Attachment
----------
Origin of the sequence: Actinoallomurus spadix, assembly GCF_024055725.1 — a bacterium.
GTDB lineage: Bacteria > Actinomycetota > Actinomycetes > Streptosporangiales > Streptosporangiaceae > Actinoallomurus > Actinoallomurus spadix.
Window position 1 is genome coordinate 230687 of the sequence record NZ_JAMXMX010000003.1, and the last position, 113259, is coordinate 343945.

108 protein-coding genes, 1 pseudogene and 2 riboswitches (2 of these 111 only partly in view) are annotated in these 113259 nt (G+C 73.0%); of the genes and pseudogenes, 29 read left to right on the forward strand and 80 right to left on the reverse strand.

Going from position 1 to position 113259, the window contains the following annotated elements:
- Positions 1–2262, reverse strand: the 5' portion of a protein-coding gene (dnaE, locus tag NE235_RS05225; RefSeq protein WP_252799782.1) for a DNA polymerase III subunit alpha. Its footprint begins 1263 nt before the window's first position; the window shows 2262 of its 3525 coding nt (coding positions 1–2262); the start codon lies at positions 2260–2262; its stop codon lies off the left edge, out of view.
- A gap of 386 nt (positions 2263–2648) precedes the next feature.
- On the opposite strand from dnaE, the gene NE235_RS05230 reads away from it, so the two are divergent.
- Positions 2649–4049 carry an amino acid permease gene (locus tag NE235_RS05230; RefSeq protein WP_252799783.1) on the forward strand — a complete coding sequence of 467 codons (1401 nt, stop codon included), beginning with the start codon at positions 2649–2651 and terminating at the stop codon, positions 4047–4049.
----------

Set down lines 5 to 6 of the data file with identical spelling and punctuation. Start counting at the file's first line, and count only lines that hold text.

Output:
Going from position 1 to position 113259, the window contains the following annotated elements:
- Positions 1–2262, reverse strand: the 5' portion of a protein-coding gene (dnaE, locus tag NE235_RS05225; RefSeq protein WP_252799782.1) for a DNA polymerase III subunit alpha. Its footprint begins 1263 nt before the window's first position; the window shows 2262 of its 3525 coding nt (coding positions 1–2262); the start codon lies at positions 2260–2262; its stop codon lies off the left edge, out of view.